Gunston Hall: Implementing Accessibility in a Historic House Museum

By Emily Bach, ’22

During this summer’s Southern Field Study Trip, the Winterthur fellows visited a variety of historic house museums and learned about their different approaches to interpretation and historic preservation. While climbing up steep staircases, navigating narrow hallways, and crossing expansive tracts of lands, the issue of accessibility frequently popped into my mind. As is to be expected of structures built in the eighteenth and nineteenth centuries, the historic houses from our trip were not originally constructed to accommodate people with disabilities and special needs. Therefore, visiting these structures and engaging in conversations with staff members provided wonderful opportunities to learn about accessibility in museums.  George Mason’s Gunston Hall in Lorton, Virginia particularly stood out with its proactive and creative efforts to promote accessibility.

View of Gunston Hall. Courtesy George Mason’s Gunston Hall:

Historic sites are granted some flexibility when retrofitting structures to be more accessible, but they are still required to accommodate for people with cognitive, sensory, and mobility impairments to their maximum capacity. Regulations and expectations are listed in detail within the Americans with Disabilities Act, a piece of legislation that prohibits the discrimination against people with disabilities. An obstacle outlined in ADA standards that is often seen in historic houses is the presence of stairs and narrow doorways that create physical barriers. At Gunston Hall, it was not until our tour guide pointed out the house’s integrated lift on its east side that I even noticed its existence. It maintains the façade’s symmetry by staying hidden and ensures access to the house’s first floor without having to use stairs.

What impressed me most at Gunston Hall was the conscientious design of the grounds. When entering one of house’s back parlors, a visitor’s attention turns to the picturesque Riverside Garden and its broad cobblestone pathways that are visible through the rear windows. Visitors are encouraged to enjoy these gardens, but the unsteady nature of cobblestone paths often isolates those with mobility issues. Because the gardens are meant to be experienced by all, Gunston Hall staff poured resin onto the stones to create a solid surface. This both maintains the garden’s historic design and promotes universal design, a practice in which environments are composed to meet the needs of as many people as possible, regardless of age, ability or disability, or size.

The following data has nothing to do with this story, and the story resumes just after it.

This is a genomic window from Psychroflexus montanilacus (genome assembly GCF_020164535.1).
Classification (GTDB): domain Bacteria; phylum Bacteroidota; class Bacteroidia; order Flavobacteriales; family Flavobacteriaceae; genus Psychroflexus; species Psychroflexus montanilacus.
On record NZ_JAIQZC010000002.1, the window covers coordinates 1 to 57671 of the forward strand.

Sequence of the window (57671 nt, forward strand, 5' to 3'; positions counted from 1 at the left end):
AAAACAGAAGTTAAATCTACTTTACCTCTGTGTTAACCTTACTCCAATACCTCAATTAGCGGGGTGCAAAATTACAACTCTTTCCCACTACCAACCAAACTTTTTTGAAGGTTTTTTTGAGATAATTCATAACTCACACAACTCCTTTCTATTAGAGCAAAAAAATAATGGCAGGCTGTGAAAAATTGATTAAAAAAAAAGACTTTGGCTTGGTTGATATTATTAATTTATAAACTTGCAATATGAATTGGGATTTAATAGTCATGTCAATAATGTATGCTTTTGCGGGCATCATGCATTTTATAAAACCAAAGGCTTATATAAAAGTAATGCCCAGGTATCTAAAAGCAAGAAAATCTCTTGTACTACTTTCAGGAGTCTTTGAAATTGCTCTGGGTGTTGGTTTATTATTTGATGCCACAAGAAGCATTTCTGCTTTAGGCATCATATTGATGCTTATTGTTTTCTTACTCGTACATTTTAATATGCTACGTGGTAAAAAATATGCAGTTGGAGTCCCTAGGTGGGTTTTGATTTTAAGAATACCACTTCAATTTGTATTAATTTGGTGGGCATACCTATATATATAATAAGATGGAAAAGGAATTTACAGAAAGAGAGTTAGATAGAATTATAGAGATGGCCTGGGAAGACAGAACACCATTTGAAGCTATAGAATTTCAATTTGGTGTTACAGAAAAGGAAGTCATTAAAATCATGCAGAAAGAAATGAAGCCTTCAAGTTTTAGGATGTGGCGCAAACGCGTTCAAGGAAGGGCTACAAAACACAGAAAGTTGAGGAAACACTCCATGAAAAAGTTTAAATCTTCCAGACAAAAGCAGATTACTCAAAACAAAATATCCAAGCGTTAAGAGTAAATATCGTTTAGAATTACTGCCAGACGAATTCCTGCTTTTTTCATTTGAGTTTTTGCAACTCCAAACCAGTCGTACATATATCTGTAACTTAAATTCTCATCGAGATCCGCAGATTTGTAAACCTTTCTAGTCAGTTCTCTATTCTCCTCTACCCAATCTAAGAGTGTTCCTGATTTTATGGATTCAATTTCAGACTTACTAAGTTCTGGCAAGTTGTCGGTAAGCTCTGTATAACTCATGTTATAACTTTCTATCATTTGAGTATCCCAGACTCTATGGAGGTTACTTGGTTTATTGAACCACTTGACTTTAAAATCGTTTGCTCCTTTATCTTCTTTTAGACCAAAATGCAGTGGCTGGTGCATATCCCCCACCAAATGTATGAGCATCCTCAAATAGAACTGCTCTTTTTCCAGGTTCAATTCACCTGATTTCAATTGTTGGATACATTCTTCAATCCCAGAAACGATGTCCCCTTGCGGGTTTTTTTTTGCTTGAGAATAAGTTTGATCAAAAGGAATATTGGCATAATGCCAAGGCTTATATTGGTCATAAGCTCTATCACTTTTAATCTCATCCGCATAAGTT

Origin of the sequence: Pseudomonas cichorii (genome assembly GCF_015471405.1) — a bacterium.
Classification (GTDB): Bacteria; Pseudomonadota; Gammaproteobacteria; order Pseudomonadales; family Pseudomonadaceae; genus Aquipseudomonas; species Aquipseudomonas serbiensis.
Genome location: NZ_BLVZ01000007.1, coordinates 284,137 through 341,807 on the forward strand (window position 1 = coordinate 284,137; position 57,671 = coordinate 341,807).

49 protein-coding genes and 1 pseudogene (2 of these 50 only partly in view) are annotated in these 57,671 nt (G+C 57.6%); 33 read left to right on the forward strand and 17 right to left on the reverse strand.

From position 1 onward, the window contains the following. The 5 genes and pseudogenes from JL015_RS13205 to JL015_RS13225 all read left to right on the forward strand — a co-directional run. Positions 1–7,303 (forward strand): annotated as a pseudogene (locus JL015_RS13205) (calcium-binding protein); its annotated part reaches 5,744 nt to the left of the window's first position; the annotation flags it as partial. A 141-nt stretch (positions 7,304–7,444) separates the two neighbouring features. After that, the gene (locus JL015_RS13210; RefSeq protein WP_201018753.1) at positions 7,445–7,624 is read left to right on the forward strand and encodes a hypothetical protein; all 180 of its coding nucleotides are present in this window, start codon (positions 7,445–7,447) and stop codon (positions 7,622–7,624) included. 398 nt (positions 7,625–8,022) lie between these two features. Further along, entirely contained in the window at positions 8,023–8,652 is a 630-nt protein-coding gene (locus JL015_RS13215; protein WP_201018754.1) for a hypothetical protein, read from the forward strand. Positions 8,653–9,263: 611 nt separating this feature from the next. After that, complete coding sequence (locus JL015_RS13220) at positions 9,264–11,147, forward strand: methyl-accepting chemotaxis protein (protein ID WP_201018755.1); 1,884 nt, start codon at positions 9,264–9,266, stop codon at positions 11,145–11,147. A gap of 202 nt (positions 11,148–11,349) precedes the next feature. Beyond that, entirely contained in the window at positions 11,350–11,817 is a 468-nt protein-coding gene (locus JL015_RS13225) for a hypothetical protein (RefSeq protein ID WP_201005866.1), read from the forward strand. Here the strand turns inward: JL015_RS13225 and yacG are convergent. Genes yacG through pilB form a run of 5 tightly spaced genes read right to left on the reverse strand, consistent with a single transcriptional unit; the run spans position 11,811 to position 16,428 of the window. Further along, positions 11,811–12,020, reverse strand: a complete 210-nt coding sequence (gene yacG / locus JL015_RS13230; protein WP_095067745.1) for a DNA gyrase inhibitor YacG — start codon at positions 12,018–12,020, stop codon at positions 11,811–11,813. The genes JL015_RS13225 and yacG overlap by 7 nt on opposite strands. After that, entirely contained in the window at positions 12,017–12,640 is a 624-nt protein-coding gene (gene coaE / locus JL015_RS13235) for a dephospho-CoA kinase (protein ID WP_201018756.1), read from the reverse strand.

View of gardens from window. Photograph by author.

As the Centre for Excellence in Universal Design states, “universal design is good design.”1 By incorporating designs and features that people of varying abilities can use, museums welcome even more visitors. Gunston Hall’s resin-covered pathways, for example, are beneficial to all: young children who might otherwise fall on loose rocks, wheelchair users, or tired visitors who do not wish to wear themselves out even more by walking on uneven terrain can all appreciate the grounds at Gunston Hall. Visiting Gunston Hall and learning how we can make museums even more accessible was an absolute highlight of this summer’s southern trip.

Further Resources on Historic Buildings and Accessibility:

ADA Standards Index:

ADA Accessibility Guidelines:

Centre for Excellence in Universal Design:

Provide Accessibility for Historic Buildings:

  1. “What is Universal Design,” Centre for Excellence in Universal Design, National Disability Authority,

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